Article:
U.P. Young Heroes -- yawn. They've barely had any screen time and now they've become generic rivals in the tradition of Terror Firma or the Wanderers. Although it would be funny if every time the Legion met a smaller group of supers and had conflict with them, then the Legion leader always invited them to join, well, it could maybe be funny. For five minutes.

I keep forgetting that the PPMs are involved in this storyline and gap out trying to remember what the Legion are fretting about all of a sudden -- probably not the best of signs.

Art-wise, I like this guy slightly better than Manapul, sure, but I'd really like to see someone on the book who doesn't read as being Superhero House Style -- I read the trade for the Calero arc and I really enjoyed his work, which surprised me after I hated him over in X-FACTOR.

So far, the Shooter run isn't lighting up my world, =except= for his use of Ayla. I mean, he's really pushed her to the forefront of having some solid characterization and I would love to see his version of her following up Garth as Legion leader...

12:33 PM  
Blogger Matthew E said...

anon: That's possible too.

ben: The other thing about Cham is that that nonhumanness was an integral part of Waid's take on the character(s)... but I can't see Waid coming up with the parrot scene.

I'm not convinced that Imra does have a 'kink'. For all we know, she and Garth just talk a good game.

I liked Calero too. I hope he gets another kick at the can around here.

There's more to appreciate about the Shooter run so far than just his take on Ayla. I like his use of Invisible Kid, for instance.

7:53 AM  
Anonymous Anonymous said...

People were complaing on the lack of character development in Threeboot Legion. We certainly are getting it now, expect people are now complaining on the hndling.

I must admit, some of this is too much too soon. I think you can over develope a character sometimes.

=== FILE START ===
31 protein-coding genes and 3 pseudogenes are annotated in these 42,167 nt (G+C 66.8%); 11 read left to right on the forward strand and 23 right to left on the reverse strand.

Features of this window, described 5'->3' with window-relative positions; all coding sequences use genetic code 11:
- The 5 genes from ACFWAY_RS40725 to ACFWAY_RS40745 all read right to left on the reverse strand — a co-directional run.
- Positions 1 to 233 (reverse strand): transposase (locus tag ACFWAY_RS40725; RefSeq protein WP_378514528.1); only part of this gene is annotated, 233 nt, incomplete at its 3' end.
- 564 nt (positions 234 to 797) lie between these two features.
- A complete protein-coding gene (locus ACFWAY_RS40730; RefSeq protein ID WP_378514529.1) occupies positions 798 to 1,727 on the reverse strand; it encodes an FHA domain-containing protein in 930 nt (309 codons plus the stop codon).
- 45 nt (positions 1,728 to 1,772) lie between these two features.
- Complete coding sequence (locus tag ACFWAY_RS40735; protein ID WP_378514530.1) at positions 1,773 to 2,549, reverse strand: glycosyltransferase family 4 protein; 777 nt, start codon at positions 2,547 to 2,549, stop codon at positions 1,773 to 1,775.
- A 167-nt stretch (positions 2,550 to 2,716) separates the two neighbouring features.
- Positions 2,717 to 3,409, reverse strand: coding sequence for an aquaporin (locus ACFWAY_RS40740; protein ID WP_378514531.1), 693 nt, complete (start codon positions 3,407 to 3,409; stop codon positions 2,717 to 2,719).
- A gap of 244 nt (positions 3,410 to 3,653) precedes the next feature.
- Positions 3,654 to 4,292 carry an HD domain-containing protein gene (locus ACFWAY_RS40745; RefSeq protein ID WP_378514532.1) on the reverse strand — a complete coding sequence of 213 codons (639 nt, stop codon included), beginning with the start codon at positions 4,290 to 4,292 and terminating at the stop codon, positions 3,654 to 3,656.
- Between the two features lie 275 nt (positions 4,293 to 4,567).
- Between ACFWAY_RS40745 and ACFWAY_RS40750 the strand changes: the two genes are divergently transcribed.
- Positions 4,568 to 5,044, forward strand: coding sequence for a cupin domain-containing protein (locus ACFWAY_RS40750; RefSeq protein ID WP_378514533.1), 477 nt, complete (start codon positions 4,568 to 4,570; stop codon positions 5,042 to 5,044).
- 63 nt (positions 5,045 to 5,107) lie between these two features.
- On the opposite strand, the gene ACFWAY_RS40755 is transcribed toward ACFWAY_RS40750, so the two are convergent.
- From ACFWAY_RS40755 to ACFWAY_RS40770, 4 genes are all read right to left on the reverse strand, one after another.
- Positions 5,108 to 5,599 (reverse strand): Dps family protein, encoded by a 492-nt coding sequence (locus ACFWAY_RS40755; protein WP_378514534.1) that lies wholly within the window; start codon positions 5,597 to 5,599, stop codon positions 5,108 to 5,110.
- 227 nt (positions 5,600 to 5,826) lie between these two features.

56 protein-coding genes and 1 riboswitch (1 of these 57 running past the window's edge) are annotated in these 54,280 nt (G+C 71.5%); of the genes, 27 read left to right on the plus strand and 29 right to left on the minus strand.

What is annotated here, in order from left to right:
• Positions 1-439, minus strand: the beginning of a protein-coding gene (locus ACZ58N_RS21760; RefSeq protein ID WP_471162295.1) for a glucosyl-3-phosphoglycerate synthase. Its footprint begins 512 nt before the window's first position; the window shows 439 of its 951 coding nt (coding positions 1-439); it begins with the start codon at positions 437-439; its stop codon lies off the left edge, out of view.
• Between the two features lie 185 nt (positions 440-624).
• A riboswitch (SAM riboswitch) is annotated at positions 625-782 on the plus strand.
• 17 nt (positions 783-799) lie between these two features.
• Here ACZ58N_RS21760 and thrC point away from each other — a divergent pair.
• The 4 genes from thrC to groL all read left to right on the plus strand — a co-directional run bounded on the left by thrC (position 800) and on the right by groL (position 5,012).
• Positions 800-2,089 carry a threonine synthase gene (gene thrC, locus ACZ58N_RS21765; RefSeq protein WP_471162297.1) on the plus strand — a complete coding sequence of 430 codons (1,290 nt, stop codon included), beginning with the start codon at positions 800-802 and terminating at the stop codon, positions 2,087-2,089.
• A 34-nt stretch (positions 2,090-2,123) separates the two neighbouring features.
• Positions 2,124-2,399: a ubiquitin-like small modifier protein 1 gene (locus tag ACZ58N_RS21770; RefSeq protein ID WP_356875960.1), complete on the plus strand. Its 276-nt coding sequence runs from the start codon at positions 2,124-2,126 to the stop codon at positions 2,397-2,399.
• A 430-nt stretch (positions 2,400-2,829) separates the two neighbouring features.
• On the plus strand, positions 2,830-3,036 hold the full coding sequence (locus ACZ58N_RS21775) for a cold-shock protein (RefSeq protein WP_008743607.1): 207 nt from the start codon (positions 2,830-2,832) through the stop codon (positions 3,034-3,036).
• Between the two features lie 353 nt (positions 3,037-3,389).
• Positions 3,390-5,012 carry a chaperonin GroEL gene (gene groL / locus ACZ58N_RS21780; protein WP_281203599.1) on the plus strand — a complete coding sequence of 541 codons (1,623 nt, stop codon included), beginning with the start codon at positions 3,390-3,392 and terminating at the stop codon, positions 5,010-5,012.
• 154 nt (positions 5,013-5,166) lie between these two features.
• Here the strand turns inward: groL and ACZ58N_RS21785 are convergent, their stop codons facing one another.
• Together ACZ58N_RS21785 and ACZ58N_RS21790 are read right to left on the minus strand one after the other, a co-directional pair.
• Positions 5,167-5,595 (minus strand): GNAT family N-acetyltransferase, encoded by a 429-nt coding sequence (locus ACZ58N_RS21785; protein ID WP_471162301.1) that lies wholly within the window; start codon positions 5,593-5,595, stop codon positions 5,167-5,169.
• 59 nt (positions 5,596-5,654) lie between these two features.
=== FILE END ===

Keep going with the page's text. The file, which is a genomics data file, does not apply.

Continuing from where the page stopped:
1:58 PM  
Blogger Matthew E said...

Some people may have been complaining, but I wasn't; I loved how Waid handled the characters. If anything, Shooter has discarded some of Waid's nuance. Which is perfectly fair, of course; Shooter has to do what he needs to do to get the whole engine working his way.

8:56 PM  
Anonymous Anonymous said...

i'm fond of the creative use of language in this book. perhaps that's a holdover from my time in Australia (where there's a nickname for everything).

also, the use of, shall we say, a challenging social vernacular seems fitting for a group of this maturity level and fits with what the comic should be thematically in my mind.

i don't think that helps most readers who are finding Shooter's word choices eye-rollingly staid...but i've an appreciation for it.

12:06 PM  
Blogger Matthew E said...

Yes, that's fair. And playing with language is a good thing to do in a science-fictional setting, because of course the language is different in the future.

But when the language innovations in question are so predominantly swearwords, it kind of suggests that what you're after isn't so much authentic science fiction as it is cheap humour and fake naughtiness.

12:46 PM  
Blogger Robert said...

I just got this issue in the mail yesterday, sorry no comic shop around. My thirteen yr old daughter, who grew up with me reading Legion Archives to her, loves the fake 31st century words. As her father, I'm a little nervous about Imra's advances. Gotta admit tho, I like this Legion better then any since Levitz's run. It has brought me back to my favorite comic and comic reading in general for the third time in my life.

3:49 PM  
Blogger Matthew E said...

One thing I like about this Legion and its world is that there are a lot of storytelling possibilities. You can really do a lot of things with this crew. I wonder what ideas, if any, Geoff Johns has for his revival Legion beyond FC:L3W. I'm not sure where you can go with them at all.

10:21 PM